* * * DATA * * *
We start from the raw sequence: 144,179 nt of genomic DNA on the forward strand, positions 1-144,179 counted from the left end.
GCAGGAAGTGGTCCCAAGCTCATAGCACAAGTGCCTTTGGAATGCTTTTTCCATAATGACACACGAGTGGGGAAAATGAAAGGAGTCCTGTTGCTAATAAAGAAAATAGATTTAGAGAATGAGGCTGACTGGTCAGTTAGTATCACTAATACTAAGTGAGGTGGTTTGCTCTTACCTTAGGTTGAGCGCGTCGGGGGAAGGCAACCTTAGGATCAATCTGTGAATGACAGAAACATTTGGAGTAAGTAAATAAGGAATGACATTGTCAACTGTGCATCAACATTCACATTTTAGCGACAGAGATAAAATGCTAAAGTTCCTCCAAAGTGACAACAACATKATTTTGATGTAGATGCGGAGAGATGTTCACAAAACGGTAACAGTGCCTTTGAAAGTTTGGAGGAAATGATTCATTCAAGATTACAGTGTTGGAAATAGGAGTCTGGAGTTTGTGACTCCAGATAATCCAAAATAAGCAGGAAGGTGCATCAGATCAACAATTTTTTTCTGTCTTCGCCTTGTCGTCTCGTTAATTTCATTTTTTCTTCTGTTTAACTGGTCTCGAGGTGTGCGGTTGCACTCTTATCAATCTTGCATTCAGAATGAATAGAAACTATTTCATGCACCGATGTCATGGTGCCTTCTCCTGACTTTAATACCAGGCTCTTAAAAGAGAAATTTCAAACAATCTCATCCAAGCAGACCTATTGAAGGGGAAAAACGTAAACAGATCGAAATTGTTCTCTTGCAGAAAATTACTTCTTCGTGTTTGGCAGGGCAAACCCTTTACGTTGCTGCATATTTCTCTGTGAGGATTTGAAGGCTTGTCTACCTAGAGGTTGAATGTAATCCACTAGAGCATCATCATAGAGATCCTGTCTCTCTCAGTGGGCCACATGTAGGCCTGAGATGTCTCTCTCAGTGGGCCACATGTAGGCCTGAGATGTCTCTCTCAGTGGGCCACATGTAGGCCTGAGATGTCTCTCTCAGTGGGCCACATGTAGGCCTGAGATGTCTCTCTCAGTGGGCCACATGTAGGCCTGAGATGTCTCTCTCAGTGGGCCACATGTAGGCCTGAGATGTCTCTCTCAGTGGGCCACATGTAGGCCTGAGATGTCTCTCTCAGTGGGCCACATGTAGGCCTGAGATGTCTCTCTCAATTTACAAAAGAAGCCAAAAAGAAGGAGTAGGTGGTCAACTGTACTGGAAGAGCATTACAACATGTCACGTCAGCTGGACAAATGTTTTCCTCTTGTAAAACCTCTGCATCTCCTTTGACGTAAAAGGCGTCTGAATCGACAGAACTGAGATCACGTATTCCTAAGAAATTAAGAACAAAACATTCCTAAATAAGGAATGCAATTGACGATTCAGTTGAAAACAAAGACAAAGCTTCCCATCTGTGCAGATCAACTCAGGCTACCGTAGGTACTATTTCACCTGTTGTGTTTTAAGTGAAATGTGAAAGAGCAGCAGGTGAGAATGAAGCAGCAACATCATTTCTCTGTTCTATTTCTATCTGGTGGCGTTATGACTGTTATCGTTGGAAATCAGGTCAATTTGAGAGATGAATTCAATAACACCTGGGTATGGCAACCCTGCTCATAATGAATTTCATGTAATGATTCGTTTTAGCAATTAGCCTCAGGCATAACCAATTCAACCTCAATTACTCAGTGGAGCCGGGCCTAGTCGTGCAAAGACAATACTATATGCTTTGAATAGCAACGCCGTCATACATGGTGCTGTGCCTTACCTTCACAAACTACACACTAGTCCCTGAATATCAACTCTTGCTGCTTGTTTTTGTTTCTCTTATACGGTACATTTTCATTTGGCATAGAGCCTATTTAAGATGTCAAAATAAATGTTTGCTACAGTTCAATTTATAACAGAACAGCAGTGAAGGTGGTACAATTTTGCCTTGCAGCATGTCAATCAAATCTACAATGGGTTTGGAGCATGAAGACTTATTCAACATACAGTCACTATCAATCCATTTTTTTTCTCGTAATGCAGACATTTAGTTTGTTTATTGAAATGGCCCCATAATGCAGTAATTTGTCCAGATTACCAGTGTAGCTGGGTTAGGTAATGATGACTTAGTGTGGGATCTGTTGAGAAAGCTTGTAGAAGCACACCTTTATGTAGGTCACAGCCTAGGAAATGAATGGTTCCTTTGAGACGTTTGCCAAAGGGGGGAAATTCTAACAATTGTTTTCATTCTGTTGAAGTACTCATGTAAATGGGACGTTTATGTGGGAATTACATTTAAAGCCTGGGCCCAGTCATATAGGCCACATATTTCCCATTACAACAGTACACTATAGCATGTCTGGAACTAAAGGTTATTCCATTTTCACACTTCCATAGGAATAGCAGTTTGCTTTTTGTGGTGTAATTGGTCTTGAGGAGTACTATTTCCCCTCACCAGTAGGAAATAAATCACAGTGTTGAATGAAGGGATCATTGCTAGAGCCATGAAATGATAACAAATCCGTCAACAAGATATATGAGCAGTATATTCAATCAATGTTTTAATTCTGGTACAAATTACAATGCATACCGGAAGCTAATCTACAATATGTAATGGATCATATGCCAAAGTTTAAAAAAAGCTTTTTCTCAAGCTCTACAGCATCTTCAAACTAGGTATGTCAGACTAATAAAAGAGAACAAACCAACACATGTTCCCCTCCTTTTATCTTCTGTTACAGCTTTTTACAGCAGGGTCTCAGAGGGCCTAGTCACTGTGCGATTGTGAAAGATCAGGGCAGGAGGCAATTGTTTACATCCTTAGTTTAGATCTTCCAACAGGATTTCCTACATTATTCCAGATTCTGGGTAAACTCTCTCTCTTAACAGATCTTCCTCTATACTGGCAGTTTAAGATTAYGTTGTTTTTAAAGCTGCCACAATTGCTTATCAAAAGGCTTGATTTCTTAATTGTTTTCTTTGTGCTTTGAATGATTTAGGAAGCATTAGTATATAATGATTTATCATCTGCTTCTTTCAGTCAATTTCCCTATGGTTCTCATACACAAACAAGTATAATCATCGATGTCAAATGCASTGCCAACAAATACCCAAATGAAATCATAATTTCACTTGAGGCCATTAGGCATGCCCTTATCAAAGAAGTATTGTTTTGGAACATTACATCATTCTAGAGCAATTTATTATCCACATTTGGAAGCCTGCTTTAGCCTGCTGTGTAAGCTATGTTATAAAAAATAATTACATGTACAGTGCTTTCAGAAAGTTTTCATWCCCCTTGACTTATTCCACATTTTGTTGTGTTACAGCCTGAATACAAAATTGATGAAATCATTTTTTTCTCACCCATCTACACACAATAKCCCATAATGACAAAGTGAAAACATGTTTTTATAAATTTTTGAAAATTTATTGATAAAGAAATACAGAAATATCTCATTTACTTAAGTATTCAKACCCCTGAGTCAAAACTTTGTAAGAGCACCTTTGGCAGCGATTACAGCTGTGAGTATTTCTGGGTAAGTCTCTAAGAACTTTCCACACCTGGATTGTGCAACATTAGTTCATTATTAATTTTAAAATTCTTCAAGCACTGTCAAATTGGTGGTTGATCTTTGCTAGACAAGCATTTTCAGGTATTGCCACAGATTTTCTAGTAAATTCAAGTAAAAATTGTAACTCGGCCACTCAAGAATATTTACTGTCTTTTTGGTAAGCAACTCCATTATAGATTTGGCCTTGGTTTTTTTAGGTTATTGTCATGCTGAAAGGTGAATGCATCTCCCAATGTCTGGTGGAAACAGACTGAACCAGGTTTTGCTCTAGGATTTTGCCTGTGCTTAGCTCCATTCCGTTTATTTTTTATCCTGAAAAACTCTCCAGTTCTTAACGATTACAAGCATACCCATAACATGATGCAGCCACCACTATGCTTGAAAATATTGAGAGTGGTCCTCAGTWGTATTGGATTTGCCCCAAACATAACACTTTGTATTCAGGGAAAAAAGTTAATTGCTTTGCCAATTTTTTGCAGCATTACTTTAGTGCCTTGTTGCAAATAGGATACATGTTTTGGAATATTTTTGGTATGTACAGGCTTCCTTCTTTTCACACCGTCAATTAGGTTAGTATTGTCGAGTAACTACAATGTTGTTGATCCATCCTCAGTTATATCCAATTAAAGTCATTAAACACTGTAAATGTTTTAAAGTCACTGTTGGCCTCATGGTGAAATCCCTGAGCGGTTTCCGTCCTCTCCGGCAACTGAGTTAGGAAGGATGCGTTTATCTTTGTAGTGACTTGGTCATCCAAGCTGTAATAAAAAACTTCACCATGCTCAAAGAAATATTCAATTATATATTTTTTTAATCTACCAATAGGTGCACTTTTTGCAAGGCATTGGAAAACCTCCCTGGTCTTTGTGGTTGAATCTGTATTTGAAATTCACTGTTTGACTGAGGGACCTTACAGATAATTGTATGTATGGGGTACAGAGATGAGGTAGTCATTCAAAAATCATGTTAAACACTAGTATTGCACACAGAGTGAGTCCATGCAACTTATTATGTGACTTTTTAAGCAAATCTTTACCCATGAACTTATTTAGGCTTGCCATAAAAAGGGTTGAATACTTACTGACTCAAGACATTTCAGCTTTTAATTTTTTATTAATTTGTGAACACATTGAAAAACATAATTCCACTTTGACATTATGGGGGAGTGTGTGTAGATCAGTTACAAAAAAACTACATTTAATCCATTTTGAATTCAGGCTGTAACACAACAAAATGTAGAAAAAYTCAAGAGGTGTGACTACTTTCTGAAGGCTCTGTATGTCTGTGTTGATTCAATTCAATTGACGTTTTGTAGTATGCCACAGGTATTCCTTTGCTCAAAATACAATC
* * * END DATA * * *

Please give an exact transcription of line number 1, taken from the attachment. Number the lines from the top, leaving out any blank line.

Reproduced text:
We start from the raw sequence: 144,179 nt of genomic DNA on the forward strand, positions 1-144,179 counted from the left end.